Romero’s direction in this film is positive, and he once again doesn’t skimp out on the gore. This film being told in the pseudo-documentary fashion is unable to capture as much zombie action as his previous installments due to nearly all of the film being shown from Jason’s point of view, but we still get enough to remain fulfilled. The writing for this film was interesting, especially because this focused more on having our characters in different settings throughout the film. This is a big advancement as far as Romero’s writing goes because his previous “Dead” films all took place in one or two locations with the characters taking residence in the film’s final location about halfway through the film. The use of all these different sets and locations in this film made it a fun watch and is what really kept me into the film. One thing I noticed about this film is that there is very little firearm action, which kind of sucked. I understand that these are film students and do not have much access or knowledge with firearms, so I won’t dock this film for that. It is just that with this film following Land of the Dead, which had TONS of firearm action, it was a complete 180 in that aspect, which is actually quite cool and goes back to Romero’s original “Night of the Living Dead” which left the characters to fend for themselves without much firepower.
I did not have any major gripes with this film either, but I was a bit annoyed with the character Jason Creed, who helms the camera in this film. Some of his actions really seemed outlandish, and uncharacteristic of even the most decent of human beings. I understand he was obsessed with getting footage to “show the world what is really going on”, but for him to let this get in the way of helping his colleagues when there is no one else to help them is pretty ridiculous. Of course this is part of Romero’s point that he is trying to make about digital heroism, so it pretty much had to go down this way. My other gripe with this film is the same gripe that I had with Land of the Dead, there is no big ending! The film does have a positive climax, but it pales in comparison to the climaxes of Night/Dawn/Day of the Dead. I hope he finally comes out with an awesome climax for his newest “Dead” film, “Survival of the Dead(which I have now reviewed), which has yet to release theatrically here in the US.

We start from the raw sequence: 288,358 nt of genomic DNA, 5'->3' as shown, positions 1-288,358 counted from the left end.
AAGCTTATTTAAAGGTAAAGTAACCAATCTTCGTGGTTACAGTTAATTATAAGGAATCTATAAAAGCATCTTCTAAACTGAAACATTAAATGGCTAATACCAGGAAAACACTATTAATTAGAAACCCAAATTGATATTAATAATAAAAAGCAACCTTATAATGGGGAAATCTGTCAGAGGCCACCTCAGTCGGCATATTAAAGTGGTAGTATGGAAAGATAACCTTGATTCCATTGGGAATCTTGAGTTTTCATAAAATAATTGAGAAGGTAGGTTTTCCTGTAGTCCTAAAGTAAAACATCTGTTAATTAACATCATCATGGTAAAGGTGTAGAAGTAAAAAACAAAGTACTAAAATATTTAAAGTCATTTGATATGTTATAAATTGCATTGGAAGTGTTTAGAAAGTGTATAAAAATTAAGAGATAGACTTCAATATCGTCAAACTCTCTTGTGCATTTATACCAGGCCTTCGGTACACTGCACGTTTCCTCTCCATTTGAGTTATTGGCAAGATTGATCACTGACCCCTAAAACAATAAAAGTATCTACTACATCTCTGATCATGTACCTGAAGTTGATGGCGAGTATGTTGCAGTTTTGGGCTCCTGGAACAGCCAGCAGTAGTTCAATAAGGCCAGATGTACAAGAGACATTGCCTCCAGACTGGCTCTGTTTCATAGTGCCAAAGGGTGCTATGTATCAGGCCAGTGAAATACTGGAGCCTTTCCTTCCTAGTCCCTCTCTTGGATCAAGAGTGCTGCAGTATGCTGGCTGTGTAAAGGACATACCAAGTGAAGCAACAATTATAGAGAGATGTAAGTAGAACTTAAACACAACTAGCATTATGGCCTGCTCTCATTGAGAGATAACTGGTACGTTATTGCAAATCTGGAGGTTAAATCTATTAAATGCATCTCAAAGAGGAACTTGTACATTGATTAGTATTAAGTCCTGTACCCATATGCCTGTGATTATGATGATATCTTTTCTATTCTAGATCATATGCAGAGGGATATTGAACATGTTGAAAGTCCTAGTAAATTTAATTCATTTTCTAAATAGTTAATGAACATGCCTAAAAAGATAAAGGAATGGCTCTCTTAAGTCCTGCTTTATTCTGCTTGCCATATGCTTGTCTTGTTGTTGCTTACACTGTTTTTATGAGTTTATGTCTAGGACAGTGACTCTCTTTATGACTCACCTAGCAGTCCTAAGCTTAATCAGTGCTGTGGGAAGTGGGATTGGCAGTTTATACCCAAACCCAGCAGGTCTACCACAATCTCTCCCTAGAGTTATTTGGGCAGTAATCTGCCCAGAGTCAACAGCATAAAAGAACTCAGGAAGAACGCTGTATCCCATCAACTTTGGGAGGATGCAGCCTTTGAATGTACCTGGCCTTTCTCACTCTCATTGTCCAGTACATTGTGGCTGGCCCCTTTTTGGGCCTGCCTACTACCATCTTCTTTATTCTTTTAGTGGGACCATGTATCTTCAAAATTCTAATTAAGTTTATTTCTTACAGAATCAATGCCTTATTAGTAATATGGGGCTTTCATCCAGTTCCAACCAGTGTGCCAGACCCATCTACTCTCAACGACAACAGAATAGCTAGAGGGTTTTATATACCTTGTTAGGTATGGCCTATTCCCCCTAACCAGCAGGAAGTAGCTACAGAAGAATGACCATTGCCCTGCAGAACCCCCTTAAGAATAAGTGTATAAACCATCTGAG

Overall, this is a positive watch that I am sure some Romero fans will not enjoy because of how it is told, but look a little deeper into what this film is set to do, and you will understand why. Regardless, this gives us an interesting take in the zombie genre and once again shows that Romero is king.